Among the other early Mantegna frescoes are the two saints over the entrance porch of the church of Sant'Antonio in Padua, 1452, and an altarpiece of St. Luke and other saints (at left) for the church of S. Giustina, now in the Brera Gallery in Milan (1453). As the young artist progressed in his work, he came under the influence of Jacopo Bellini, father of the celebrated painters Giovanni and Gentile, and of a daughter Nicolosia. In 1453 Jacopo consented to a marriage between Nicolosia to Mantegna in marriage.
Related Paintings of Andrea Mantegna :. | Mars and Venus Known as Parnassus (mk05) | Christus als Schmerzensmann | The Agony in the Garden (nn03) | Judit with Holofernes-head | klagan over den dode kristus |
Related Artists:Anna Lea Merritt
American Pre-Raphaelite Painter, 1844-1930
English painter, muralist and printmaker of American birth. She is best known for her Victorian portraits, allegorical and religious paintings, landscapes and floral scenes and was successful in spite of the difficulties that she encountered as a professional woman artist working in Victorian England. After brief artistic tours to Florence, Dresden and Paris, where she studied in L?on Cogniet's atelier, she began intensive instruction in 1870 from Henry Merritt (1822-77), an Englishman who restored works of art from important collections and wrote on art, exhibitions and conservation. Anna Lea and Henry Merritt were married in July 1877; three months later he died. Love Locked out (1889; London, Tate), depicting love at the door of a tomb, was painted as a memorial to her husband. Konrad Alexander Muller-Kurzwelly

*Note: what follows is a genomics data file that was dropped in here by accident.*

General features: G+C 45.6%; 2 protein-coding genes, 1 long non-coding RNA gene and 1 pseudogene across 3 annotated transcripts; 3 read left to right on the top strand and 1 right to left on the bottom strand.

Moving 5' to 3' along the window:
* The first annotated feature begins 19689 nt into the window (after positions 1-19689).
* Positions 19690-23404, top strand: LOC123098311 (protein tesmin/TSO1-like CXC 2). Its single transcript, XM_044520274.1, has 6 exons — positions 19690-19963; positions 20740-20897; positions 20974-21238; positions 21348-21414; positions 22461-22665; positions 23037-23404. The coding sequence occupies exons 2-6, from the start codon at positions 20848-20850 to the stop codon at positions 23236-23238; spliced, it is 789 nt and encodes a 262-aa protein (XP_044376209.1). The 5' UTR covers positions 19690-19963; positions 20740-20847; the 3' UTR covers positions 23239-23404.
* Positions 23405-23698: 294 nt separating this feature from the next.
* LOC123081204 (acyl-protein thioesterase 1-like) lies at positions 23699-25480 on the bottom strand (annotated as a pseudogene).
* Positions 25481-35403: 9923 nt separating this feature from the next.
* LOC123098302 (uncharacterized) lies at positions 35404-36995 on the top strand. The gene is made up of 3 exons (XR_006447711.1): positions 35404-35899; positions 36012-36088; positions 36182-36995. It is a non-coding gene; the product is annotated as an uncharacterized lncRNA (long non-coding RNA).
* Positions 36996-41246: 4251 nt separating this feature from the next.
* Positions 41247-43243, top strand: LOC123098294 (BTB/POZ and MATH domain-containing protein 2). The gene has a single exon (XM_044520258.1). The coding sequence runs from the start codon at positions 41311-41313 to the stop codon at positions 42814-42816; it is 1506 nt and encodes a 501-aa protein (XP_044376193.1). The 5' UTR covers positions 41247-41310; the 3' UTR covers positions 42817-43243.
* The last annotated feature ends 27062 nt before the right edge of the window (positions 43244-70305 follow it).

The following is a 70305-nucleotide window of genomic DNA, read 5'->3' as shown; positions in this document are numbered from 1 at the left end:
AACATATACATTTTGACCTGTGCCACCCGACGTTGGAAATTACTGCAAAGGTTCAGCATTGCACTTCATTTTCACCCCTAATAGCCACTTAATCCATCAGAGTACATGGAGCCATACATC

painted Gehoft in Mecklenburg in 1885Hercules Seghers
Hercules Seghers Gallery
Hercules Pieterszoon Seghers or Segers (c. 1589 ?C c. 1638) was a Dutch painter and printmaker of the Dutch Golden Age. Segers is in fact the more common form in contemporary documents, and was used by the painter himself (modern use is about equally divided between the two). He was "the most inspired, experimental and original landscapist" of his period and an even more innovative printmaker.
He was probably best known to his contemporaries for his paintings of landscapes and still-life subjects; his paintings are also rare, with perhaps only fifteen surviving (one was destroyed in a fire in October 2007 ). The Stadholder, Frederick Henry, Prince of Orange bought landscapes in 1632. Many of his painted landscapes are fantastic mountainous compositions, whereas in his prints it is often the technical approach rather than the subject which is extreme. His painted landscapes tend to show a wide horizontal view, with emphasis on earth rather than sky; two in the Gemäldegalerie, Berlin had strips of sky added at the top later in the century to meet a changed taste. Apart from Coninxloo, Seghers drew from the Flemish landscape tradition, perhaps especially Joos de Momper and Roelandt Savery, but also the "fantastic and visionary aspects of Mannerist" landscape painting. A 1680 inventory of Jan van der Capelle, who owned five paintings by Seghers, describes one as view of Brussels, which if correct would presumably mean Seghers travelled there, probably when young, when his style shows most Flemish influence (in so far as the chronology of his work is clear).